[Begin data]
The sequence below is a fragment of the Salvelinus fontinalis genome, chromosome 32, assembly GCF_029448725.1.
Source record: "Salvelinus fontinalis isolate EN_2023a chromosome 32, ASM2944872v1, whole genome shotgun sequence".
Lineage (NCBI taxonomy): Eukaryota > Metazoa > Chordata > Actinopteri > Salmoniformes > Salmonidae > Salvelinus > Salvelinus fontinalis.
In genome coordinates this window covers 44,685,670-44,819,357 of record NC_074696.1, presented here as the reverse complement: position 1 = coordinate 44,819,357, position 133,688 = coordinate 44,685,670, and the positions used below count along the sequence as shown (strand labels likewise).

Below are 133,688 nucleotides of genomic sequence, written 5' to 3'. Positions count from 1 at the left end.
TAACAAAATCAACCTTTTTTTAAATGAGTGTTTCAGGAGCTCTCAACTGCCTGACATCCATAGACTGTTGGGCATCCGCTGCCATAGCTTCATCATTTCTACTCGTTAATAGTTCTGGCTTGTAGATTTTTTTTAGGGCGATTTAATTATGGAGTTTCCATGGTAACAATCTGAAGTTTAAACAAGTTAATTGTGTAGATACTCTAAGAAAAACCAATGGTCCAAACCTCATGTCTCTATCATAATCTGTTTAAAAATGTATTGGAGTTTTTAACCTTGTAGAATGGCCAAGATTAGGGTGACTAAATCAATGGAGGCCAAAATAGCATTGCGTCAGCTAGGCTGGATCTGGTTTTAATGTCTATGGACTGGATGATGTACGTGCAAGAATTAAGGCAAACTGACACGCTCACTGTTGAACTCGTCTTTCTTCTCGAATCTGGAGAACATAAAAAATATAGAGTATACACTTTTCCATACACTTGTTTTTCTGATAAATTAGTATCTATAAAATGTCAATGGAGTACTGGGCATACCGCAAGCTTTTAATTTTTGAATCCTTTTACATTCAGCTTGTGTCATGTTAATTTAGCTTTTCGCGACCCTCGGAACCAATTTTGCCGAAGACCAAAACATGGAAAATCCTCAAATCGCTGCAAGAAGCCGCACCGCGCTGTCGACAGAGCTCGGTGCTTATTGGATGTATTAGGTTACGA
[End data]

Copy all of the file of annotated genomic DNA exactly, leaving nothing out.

The sequence below is a fragment of the Salvelinus fontinalis genome, chromosome 32, assembly GCF_029448725.1.
Source record: "Salvelinus fontinalis isolate EN_2023a chromosome 32, ASM2944872v1, whole genome shotgun sequence".
Lineage (NCBI taxonomy): Eukaryota > Metazoa > Chordata > Actinopteri > Salmoniformes > Salmonidae > Salvelinus > Salvelinus fontinalis.
In genome coordinates this window covers 44,685,670-44,819,357 of record NC_074696.1, presented here as the reverse complement: position 1 = coordinate 44,819,357, position 133,688 = coordinate 44,685,670, and the positions used below count along the sequence as shown (strand labels likewise).

Below are 133,688 nucleotides of genomic sequence, written 5' to 3'. Positions count from 1 at the left end.
TAACAAAATCAACCTTTTTTTAAATGAGTGTTTCAGGAGCTCTCAACTGCCTGACATCCATAGACTGTTGGGCATCCGCTGCCATAGCTTCATCATTTCTACTCGTTAATAGTTCTGGCTTGTAGATTTTTTTTAGGGCGATTTAATTATGGAGTTTCCATGGTAACAATCTGAAGTTTAAACAAGTTAATTGTGTAGATACTCTAAGAAAAACCAATGGTCCAAACCTCATGTCTCTATCATAATCTGTTTAAAAATGTATTGGAGTTTTTAACCTTGTAGAATGGCCAAGATTAGGGTGACTAAATCAATGGAGGCCAAAATAGCATTGCGTCAGCTAGGCTGGATCTGGTTTTAATGTCTATGGACTGGATGATGTACGTGCAAGAATTAAGGCAAACTGACACGCTCACTGTTGAACTCGTCTTTCTTCTCGAATCTGGAGAACATAAAAAATATAGAGTATACACTTTTCCATACACTTGTTTTTCTGATAAATTAGTATCTATAAAATGTCAATGGAGTACTGGGCATACCGCAAGCTTTTAATTTTTGAATCCTTTTACATTCAGCTTGTGTCATGTTAATTTAGCTTTTCGCGACCCTCGGAACCAATTTTGCCGAAGACCAAAACATGGAAAATCCTCAAATCGCTGCAAGAAGCCGCACCGCGCTGTCGACAGAGCTCGGTGCTTATTGGATGTATTAGGTTACGA